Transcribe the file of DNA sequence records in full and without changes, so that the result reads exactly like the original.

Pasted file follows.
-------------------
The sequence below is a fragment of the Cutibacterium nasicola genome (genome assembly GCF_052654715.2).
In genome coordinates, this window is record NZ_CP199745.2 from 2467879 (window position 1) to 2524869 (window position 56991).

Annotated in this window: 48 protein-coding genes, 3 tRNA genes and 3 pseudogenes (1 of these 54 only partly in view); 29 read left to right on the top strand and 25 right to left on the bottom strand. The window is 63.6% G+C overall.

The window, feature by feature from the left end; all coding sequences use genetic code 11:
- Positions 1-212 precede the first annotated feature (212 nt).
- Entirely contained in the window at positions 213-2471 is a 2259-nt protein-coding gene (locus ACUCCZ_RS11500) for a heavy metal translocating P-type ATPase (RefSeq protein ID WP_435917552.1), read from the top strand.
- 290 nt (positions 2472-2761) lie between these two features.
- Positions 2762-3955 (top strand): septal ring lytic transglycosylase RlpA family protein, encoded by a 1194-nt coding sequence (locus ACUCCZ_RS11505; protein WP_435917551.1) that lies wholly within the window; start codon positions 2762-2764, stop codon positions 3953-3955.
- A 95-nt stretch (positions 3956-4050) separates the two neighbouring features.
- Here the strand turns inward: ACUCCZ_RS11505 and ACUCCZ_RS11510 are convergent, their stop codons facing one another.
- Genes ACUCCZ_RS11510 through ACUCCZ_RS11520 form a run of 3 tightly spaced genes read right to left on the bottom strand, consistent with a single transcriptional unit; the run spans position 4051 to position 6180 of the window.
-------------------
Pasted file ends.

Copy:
The sequence below is a fragment of the Cutibacterium nasicola genome (genome assembly GCF_052654715.2).
In genome coordinates, this window is record NZ_CP199745.2 from 2467879 (window position 1) to 2524869 (window position 56991).

Annotated in this window: 48 protein-coding genes, 3 tRNA genes and 3 pseudogenes (1 of these 54 only partly in view); 29 read left to right on the top strand and 25 right to left on the bottom strand. The window is 63.6% G+C overall.

The window, feature by feature from the left end; all coding sequences use genetic code 11:
- Positions 1-212 precede the first annotated feature (212 nt).
- Entirely contained in the window at positions 213-2471 is a 2259-nt protein-coding gene (locus ACUCCZ_RS11500) for a heavy metal translocating P-type ATPase (RefSeq protein ID WP_435917552.1), read from the top strand.
- 290 nt (positions 2472-2761) lie between these two features.
- Positions 2762-3955 (top strand): septal ring lytic transglycosylase RlpA family protein, encoded by a 1194-nt coding sequence (locus ACUCCZ_RS11505; protein WP_435917551.1) that lies wholly within the window; start codon positions 2762-2764, stop codon positions 3953-3955.
- A 95-nt stretch (positions 3956-4050) separates the two neighbouring features.
- Here the strand turns inward: ACUCCZ_RS11505 and ACUCCZ_RS11510 are convergent, their stop codons facing one another.
- Genes ACUCCZ_RS11510 through ACUCCZ_RS11520 form a run of 3 tightly spaced genes read right to left on the bottom strand, consistent with a single transcriptional unit; the run spans position 4051 to position 6180 of the window.